mode of an engine working, detecting suddenly emerging threats that impede
engine functionality, visual warning for marking areas requiring special attention,
the analysis of hyper spectral images of the local zones of the engine to identify
changes in its surface, which is a sign of possible destruction, identification against
the backdrop of natural wear. AI is a means of improving timeliness (fast threat,
pop up, numerous threats), derivation of intents, situational awareness and
evaluation. On the other hand, as a communication bridge and feedback
mechanism from AI to a Human for the support of decisions making should be
used Augmented Reality (AR) technologies. For this task can be used the cloud or
multi-network cooperative AI algorithms, which is distributed between several
networks and systems of air vehicle and can design joint three-dimensional
outlines AR visions for the common situation awareness picture.
In this regards, it is about the need for interoperability between the format
(model) of data that is generated at an engine networks and the software of AR
symbols playback devices, which must identify the type of data, and send it to the
display (visual data), speakers (acoustic symbols) or tactile elements (gloves, belts,
etc.). In some cases, engine data can be transformed into AR data (and back) in the
DECS. But in most general case, there is a need to exchange AR-specific data or
AR data blocks, because not all AR data is the engine feedback information. For an
example of such a context is AR 3D virtual models of engine for testing engine
systems before mission, anime, avatars, shell symbols of sensors or actuators,
which was recognized by AI on the point cloud and video streams, also some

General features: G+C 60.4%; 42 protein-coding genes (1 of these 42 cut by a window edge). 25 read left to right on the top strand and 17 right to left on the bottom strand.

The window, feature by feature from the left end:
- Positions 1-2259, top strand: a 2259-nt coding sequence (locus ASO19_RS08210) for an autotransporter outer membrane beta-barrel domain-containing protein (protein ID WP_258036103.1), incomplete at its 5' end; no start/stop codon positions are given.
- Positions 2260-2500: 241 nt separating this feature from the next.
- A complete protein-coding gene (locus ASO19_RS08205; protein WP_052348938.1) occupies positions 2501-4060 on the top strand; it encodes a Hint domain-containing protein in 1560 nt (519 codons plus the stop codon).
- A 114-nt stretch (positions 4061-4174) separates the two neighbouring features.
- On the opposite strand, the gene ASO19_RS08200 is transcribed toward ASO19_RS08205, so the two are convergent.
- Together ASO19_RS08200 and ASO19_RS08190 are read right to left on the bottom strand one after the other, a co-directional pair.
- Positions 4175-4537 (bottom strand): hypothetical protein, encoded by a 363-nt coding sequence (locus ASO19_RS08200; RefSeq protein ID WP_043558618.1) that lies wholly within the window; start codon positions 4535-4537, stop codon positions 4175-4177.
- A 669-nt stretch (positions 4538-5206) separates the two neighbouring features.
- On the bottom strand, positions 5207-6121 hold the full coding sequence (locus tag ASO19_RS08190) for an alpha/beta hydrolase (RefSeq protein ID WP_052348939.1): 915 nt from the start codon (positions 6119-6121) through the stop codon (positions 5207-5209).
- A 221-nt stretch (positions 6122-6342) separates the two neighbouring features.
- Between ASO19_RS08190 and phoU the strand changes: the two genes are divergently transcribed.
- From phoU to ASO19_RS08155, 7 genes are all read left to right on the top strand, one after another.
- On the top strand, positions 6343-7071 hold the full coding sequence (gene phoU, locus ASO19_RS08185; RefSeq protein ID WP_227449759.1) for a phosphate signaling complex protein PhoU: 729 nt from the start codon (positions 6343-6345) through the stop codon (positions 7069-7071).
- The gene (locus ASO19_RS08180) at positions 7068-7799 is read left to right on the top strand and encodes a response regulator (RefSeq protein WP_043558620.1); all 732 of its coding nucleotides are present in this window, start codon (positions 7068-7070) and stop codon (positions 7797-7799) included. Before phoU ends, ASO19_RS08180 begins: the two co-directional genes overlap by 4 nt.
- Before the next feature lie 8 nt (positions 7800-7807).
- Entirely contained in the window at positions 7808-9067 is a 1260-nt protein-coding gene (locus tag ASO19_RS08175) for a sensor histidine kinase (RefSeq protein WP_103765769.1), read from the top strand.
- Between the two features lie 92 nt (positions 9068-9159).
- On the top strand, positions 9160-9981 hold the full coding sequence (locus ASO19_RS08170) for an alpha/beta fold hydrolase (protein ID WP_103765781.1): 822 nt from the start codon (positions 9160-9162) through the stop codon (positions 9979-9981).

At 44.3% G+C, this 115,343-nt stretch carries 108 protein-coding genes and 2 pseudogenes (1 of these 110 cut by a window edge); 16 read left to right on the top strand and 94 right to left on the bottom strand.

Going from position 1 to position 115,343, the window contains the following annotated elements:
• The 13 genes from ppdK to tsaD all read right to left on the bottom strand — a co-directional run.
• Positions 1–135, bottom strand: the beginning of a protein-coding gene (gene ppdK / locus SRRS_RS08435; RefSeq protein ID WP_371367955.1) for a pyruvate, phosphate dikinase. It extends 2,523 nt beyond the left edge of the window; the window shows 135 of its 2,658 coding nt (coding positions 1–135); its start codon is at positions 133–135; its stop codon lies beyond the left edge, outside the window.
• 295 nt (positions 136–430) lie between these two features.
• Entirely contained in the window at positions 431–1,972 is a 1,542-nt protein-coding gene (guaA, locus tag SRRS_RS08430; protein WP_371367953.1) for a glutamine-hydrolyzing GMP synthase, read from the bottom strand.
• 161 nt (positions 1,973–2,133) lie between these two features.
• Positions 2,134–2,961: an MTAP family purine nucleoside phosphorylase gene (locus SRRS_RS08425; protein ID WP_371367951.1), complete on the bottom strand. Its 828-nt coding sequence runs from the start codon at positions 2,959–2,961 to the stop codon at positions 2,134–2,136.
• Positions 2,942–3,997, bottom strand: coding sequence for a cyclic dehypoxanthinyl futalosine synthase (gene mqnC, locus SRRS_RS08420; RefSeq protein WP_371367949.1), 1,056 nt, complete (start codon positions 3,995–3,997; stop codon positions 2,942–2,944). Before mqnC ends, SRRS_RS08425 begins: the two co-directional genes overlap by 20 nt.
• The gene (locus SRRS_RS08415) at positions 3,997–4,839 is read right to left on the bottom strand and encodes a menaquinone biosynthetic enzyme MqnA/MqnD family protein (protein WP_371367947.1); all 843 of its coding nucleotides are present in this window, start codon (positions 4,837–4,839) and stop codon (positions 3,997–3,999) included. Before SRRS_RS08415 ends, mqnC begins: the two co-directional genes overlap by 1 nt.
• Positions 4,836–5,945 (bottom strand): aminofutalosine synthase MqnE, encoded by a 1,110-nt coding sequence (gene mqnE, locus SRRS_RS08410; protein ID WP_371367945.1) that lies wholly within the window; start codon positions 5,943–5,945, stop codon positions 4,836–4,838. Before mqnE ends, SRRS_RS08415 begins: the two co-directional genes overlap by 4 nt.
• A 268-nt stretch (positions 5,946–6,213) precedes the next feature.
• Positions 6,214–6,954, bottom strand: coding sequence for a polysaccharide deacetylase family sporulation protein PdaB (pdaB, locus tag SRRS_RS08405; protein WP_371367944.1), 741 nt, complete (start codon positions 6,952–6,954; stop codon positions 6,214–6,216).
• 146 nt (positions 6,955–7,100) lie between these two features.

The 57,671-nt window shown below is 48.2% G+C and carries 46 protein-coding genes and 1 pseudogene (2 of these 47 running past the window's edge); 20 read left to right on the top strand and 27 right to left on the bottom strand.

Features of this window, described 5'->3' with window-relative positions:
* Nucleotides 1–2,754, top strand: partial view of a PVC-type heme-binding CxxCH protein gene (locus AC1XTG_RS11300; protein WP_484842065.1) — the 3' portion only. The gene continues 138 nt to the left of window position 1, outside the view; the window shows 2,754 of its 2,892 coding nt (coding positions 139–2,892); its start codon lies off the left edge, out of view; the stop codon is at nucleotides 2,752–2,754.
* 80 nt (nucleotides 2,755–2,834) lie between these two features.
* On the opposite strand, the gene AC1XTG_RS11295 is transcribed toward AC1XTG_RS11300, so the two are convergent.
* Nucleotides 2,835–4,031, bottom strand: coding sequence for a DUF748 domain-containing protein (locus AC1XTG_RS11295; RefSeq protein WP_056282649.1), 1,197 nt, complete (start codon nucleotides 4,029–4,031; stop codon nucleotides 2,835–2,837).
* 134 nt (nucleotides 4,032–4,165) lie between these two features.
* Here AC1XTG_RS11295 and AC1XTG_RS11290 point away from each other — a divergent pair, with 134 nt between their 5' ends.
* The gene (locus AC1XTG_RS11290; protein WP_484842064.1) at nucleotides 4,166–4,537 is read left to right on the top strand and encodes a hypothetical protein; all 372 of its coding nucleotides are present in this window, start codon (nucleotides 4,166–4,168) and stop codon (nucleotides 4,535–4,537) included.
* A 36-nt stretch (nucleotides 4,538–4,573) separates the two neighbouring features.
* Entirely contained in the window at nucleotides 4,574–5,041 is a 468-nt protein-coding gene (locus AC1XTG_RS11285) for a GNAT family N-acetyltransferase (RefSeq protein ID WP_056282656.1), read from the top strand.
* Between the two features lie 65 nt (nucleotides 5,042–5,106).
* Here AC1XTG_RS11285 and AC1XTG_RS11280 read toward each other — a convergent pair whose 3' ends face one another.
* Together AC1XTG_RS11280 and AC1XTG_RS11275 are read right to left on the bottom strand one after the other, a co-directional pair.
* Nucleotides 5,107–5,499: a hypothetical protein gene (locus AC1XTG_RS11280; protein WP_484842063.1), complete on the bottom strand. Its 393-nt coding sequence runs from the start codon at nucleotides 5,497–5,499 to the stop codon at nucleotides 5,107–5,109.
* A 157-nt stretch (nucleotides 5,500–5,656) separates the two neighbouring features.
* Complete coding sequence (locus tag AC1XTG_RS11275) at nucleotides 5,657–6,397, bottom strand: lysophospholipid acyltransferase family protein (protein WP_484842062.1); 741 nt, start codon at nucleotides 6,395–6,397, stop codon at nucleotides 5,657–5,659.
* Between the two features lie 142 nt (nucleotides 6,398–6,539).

elements of synthetic environment, etc. All these tasks can be decided by
standardization of an AR data transfer protocol (structure and size of a typical data
block). On the other hand, cross-networks transparent AR data traffic needs to be
transmitted by using cyber and jamming protected communication. In the future,
block chain technology can be used, but the big issue today is limited by
performance of on board communication links. In this context current data transfer
standards via fiber-optics have to be updated on the base of new waveforms and
technologies. One new idea suggests the spread spectrum with not-orthogonal
frequency discrete multiplexing (N-OFDM) of signals. It can increase data
performance by better spectral efficiency.
On board cross-networks sharing of AR data will radically update the learning
and training process for crews on the frameworks of virtually missions. As noted
by other researchers, AR data can be used as virtual combination of live and
synthetic environment elements as well.
The current situation is that existing standards in this area is not fully
developed, i.e. there are several gaps. Moreover, there is no overall and long-term
plan for establishing a set of standards that consider the aspects of interoperability.
Some initiatives and technology trends that are believed to help on the current
situation is under discussion.
The key means to ensure the interoperability of DECS subsystems is thus to
develop DECS standards as a System of Systems of Standards (S3). DECS S3
should represent interoperability, and it is defined in an integrated, hierarchical,
multidimensional and multifunctional system of normative documents.